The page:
Warlands of Song

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Chapter Seventeen: Saige

Saige sat on the carpet, knees drawn up into her chest as she watched the equivalent of a game show play out on the wall. Lined up in two groups facing each other were six Siren and six Namai. The sole purpose of the show seemed like some sort of sick voyeur show. The host would hold up a card for the Siren, letting the audience see. But the Namai individuals could not see. Then the Siren’s job was to walk up to the Namai individual and whisper in their ear, commanding them to do whatever the card had said. The Namai individuals then had to fight the command for as long as possible. But they always gave in, eventually. And they were always humiliated.

“What kind of sick, twisted joke is this,” she mumbled.

But as it continued, she realized that it wasn’t a joke at all. This was actually entertainment to some people. To whom, she didn’t want to know. Maybe it was Siren television. There was no way Namai could watch as a pastime.

She tapped the smooth stone behind her ear, and the holographic screen on the wall flicked to another channel. This one was an action show, but she was quick to switch again when the first shot showed a Siren man being killed by a Namai man.

“What the heck is wrong with these people?”

She shut off the screen. There was no way she would allow the programs to influence her opinion of the world she’d barely had an opportunity to explore. Nor would she absorb the obvious racism which existed. She was half of both, so how could she choose one side over the other? There was no way the two sides were even accurate. She had to learn the stereotypes and the assumptions, just like she’d done on earth.

Her thoughts strayed to Glen again. What was he doing? He’d probably gone home to be with his daughter. He better have, all the effort she put into distancing herself from him. She surrendered herself only so he could go home, forget about her and live his life with his family. She hoped he’d paid tribute to Robert in some way at least.

Had it really been a week? After she turned herself in, they’d placed her in a “quarantine room” for a couple of days before a group of six soldiers had brought her to the room she was in now. They seemed content to leave her as she was. It was the eighth day since she’d surrendered, and she’d yet to speak to another person. Her meals were delivered three times a day by masked, silent men, and she had everything she needed in the space. But how long would they keep her secluded?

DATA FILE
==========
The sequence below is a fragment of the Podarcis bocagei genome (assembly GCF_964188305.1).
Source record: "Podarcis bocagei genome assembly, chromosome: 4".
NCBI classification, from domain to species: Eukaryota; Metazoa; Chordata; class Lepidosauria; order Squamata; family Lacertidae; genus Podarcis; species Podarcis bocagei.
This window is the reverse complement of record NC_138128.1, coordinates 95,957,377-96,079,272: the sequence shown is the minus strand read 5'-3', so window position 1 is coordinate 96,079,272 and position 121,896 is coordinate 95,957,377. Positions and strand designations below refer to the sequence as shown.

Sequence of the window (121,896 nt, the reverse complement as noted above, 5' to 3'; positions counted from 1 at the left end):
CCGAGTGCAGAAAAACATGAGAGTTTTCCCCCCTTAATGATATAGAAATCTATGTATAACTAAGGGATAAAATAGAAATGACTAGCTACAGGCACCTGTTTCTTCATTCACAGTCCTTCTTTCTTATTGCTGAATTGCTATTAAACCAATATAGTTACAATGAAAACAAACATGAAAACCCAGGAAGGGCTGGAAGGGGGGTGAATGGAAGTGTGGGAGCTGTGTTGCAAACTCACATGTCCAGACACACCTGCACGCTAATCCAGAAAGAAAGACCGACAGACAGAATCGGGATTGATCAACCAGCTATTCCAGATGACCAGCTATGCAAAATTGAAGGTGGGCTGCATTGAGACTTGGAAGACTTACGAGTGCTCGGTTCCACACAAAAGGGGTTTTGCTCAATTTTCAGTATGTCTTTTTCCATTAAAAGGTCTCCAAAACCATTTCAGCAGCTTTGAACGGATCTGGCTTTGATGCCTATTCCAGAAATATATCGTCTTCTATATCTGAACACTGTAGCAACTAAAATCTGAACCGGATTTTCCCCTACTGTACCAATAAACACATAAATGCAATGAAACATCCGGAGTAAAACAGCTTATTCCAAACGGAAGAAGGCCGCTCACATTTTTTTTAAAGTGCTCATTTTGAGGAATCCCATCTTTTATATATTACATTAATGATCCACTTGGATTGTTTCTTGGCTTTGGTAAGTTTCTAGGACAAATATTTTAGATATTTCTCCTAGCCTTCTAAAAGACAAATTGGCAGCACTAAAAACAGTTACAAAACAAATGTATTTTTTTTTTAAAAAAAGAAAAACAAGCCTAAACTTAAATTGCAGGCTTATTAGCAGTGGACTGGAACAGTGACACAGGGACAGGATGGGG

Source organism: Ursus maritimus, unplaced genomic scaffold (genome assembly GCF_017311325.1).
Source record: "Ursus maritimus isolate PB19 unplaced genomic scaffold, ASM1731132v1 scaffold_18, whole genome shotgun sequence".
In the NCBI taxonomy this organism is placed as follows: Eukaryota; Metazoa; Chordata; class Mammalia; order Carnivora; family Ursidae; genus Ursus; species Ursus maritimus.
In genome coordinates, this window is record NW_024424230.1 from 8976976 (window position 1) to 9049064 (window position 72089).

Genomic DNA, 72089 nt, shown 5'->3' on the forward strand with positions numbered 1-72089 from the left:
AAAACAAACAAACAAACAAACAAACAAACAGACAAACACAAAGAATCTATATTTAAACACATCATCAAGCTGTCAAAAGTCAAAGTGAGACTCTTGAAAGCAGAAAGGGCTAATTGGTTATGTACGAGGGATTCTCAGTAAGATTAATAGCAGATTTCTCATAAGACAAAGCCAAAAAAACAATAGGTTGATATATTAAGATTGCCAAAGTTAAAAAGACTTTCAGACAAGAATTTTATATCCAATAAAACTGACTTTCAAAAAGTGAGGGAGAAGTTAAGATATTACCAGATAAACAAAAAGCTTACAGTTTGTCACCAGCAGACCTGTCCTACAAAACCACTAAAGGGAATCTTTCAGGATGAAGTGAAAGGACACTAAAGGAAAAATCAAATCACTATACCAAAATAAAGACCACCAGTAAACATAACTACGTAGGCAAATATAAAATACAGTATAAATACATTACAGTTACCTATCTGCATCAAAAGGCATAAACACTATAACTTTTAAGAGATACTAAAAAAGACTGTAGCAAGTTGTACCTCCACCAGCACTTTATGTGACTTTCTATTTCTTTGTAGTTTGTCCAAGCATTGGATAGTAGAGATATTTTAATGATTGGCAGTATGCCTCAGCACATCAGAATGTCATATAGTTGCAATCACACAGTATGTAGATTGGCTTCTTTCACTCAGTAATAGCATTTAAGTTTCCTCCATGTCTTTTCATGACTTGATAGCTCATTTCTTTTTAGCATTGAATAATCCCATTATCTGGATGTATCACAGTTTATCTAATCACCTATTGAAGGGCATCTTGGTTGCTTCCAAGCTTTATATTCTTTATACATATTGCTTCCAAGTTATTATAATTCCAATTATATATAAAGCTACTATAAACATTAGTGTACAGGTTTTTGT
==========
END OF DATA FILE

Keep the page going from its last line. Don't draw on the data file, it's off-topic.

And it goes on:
The wall slid open just as she’d decided to go back to sleep. There was little else to do. A man dressed in white strode in, irises flickering with some sort of electronic contact lenses. Her eyesight had improved to the point that she could see the microscopic wires in the lenses if she focused. Amazing.

He paused to observe her for a moment before continuing the walk to her bed, where he sat on the edge. She leaned back, but he didn’t touch her. He smiled at her.

“Feeling sore anywhere?” he asked.

She didn’t move, and he reached in his pocket. But he paused when she began to back away. His eyes softened and he removed his hand. It was empty. “I’m not here to hurt you. My job is only to keep you healthy.”

He withdrew a small metal object from his pocket. Long, and curved at the end like a soup ladle. “Can you tell me your name?”

She told him, eyes on the object he held.

“Saige, my name is Doctor Trev. I need to do a quick examination. It won’t take more than two minutes, and won’t hurt at all. Can you open your robe for me?”

“No. Why am I here? If they’re going to kill me, why make sure I’m healthy first?”

Dr. Trev drew back this time. “Why do you think they want to kill you, child?”

“They killed my friend to get to me! They almost killed me first—I almost died on earth! They want me dead, so why are they playing games? And who are you people, anyway?” Saige lashed out, but the doctor stood with ease, gave her space. “You won’t lay a finger on me until I know what’s going on,” she said lowly. She’d surrendered, but she wouldn’t play nice. Now that Glen was no longer involved, she had nothing left to lose.

Dr. Trev appeared stunned. He returned the device to his pocket and nodded. “Have you at least eaten? You’re terribly thin. I’d hate to think you’re malnourished. I will return tomorrow. Please rest... I don’t know what you’ve gone through, but I can assure you that the last thing anyone wants is for you to be killed. You’re safe here.”

Then she was left alone. She loosened up from her stiff position in the corner and started pacing. From one wall to the other, back and forth across the room. For days she’d been complacent. There’d been no one to stir up her emotions, and she’d binged on alien television, music, and video games. But this was the beginning of a new process. They were beginning to organize and attack. She needed her own plan.

Glen was no longer there. He just wasn’t. He wouldn’t be ever again. She had to make her own way no matter how she went about it. So what did she want? She didn’t want to escape. She wanted answers. She wanted justice. And she wanted to make sure she’d never be bothered again, for the rest of her life. One day she’d find her family and start her own family and her past would be a horrible memory.

They wanted to send fake doctors to keep her “healthy?” She would cooperate with them. She’d turn into their poster child—or poster freak—and strike them where it hurt when they least expected it.

“Game on.”

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